Fr. Oman held out faithfully to the end
EDITOR’S NOTE: Following is the homily from the funeral Mass for Father Francis Mary Oman, IC. (See obituary.) The homilist was Father William Miller, pastor of Corpus Christi and St. Patrick parishes in Galesburg and Sacred Heart Parish, Abingdon.
“If we hold out to the end we shall also reign with Jesus Christ.”
These words from the second letter to Timothy were part of the reading from Midday Prayer the day after Father Oman breathed his last, and was chosen as the second reading for his funeral Mass. For a very important part of his legacy is that he was someone who held out to the end. He held out living his religious and priestly vocation to the end. He was faithful to offering Mass daily and praying his Breviary until he couldn’t anymore.
Father Oman was undemanding and uncomplaining to the end. He lived simply and it was hard to get him to say when he needed or wanted something. He even attempted to cut his own hair recently rather than ask to be taken to the barber — not the first time. Thank God it grew out in time for his visitation!
“Rest in God alone, my soul.”
This was the psalm response for the day after he died. Learning to rest in God alone can be hard earned through the gradual loss of independence. Father Oman had to let go of the ability to travel and then let go of driving and then let go of walking on his own and finally of being able to take care of his most basic needs himself. He accepted those stages of increased dependence with grace and wit.
HAD BOTH FUNNY, SERIOUS SIDES
God does seem to have given the Irish an extra dose of wit and God did not shortchange his servant Francis in this department. Father Oman could be very funny because he saw the funny side of life with all its little ironies. I imagine that one irony not lost on him was this old man who lived lifelong celibacy finished his days surrounded by doting women devoted to caring for him.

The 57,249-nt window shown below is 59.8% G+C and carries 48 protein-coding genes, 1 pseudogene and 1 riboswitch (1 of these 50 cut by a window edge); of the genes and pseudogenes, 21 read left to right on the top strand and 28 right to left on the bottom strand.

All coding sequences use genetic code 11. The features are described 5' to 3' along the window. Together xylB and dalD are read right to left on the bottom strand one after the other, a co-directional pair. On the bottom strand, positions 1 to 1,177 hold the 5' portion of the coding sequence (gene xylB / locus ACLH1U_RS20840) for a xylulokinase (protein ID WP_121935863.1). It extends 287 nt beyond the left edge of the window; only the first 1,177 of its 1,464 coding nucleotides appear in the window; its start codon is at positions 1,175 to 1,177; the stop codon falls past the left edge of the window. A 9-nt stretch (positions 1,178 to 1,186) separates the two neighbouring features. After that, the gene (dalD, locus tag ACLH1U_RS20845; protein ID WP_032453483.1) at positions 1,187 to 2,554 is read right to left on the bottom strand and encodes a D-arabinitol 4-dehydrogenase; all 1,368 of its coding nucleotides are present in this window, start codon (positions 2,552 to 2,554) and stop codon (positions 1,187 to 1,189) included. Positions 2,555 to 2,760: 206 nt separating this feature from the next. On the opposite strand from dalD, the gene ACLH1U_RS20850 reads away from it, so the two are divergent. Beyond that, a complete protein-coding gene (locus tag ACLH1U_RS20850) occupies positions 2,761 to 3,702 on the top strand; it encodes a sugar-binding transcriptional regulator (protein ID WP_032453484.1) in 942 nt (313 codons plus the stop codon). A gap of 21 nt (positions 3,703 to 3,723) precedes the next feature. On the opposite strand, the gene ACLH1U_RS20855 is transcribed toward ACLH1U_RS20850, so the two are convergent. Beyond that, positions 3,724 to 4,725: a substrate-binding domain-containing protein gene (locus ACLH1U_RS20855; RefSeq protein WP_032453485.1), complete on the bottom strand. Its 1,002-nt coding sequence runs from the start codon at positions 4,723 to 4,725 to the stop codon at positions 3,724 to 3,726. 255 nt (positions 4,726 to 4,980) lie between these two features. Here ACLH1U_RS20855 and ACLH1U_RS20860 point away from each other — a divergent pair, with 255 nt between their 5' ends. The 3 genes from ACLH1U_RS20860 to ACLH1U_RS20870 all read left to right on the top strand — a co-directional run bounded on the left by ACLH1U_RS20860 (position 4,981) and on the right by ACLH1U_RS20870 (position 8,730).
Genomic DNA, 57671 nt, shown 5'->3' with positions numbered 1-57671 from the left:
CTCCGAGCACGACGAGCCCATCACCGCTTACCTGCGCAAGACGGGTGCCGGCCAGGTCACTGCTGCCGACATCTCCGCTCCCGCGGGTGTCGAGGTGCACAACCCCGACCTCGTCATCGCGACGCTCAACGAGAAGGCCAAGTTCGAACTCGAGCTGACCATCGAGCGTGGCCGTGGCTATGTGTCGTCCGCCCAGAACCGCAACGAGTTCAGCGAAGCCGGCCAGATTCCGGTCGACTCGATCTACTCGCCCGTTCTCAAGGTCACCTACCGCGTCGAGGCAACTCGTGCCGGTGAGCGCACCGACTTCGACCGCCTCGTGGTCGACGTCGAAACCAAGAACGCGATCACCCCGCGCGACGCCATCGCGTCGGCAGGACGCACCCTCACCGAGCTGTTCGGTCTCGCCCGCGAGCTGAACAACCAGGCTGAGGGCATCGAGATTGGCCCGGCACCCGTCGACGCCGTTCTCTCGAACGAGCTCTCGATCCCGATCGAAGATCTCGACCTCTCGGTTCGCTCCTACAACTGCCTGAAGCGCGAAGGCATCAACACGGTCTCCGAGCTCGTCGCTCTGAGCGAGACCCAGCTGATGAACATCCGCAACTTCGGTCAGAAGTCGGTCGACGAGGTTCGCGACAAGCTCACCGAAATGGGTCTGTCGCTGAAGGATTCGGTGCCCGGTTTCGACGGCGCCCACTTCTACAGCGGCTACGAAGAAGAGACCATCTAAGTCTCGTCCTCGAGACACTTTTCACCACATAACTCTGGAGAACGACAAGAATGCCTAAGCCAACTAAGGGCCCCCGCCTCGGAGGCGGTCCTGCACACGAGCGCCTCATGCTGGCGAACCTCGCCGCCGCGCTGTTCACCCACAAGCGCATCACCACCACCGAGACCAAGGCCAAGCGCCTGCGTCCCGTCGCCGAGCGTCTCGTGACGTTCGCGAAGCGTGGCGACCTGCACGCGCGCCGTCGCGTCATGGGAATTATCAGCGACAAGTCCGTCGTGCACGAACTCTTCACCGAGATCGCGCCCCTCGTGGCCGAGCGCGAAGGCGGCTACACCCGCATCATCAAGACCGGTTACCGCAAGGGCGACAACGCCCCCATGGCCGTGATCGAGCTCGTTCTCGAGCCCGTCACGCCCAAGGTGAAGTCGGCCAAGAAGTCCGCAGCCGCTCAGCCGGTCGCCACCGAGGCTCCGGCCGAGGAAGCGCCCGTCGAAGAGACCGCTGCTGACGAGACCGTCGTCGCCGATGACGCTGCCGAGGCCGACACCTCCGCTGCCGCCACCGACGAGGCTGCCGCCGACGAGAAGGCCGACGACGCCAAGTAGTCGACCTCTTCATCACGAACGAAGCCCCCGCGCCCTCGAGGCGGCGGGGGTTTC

There was also his more serious side. As a man of few words, you wanted to listen when he had something to say.
Perhaps the most serious conversation of his life occurred exactly one month before the Lord would call him home. The supervisor of his home health care and his primary nurse explained to him the seriousness of his condition and what his choices were. He chose to not go back to the hospital but rather finish his days at Rosmini House, cared for by the people that knew him. He acknowledged that his time might be coming sooner than later and then came this very telling line that speaks volumes about the man.
“As long as I have a few minutes to ask the Lord for forgiveness for not doing some things, I will be happy,” he said. “I won’t be singing but I’ll be happy.”
He knew what was most important before checking out — asking the Lord for forgiveness. Apparently his conscience was unburdened by any wrong doing but he was also not focusing on the accomplishments of nearly 60 years of priesthood. He remembered what we often forget, even though the Church reminds us in the Confiteor at every Mass, that we can sin not only in thoughts, words and actions but also in what we fail to do.
I’m sure that our Lord gave him that opportunity to ask for forgiveness for Francis Mary was in the heart and mind of Christ as his future priest when on the night before He died at the Last Supper, Jesus said: “Father, I desire that they whom you have given me may be with Me where I am to behold my glory.”
That is our heartfelt prayer for this brother, uncle, pastor; that he is with Jesus beholding his glory. And that should be our ongoing prayer for him every time we participate in the Holy Eucharist.
And for ourselves, as we are commended in the psalm of this Mass:
“Trust in God at all times. Pour out your hearts before Him.”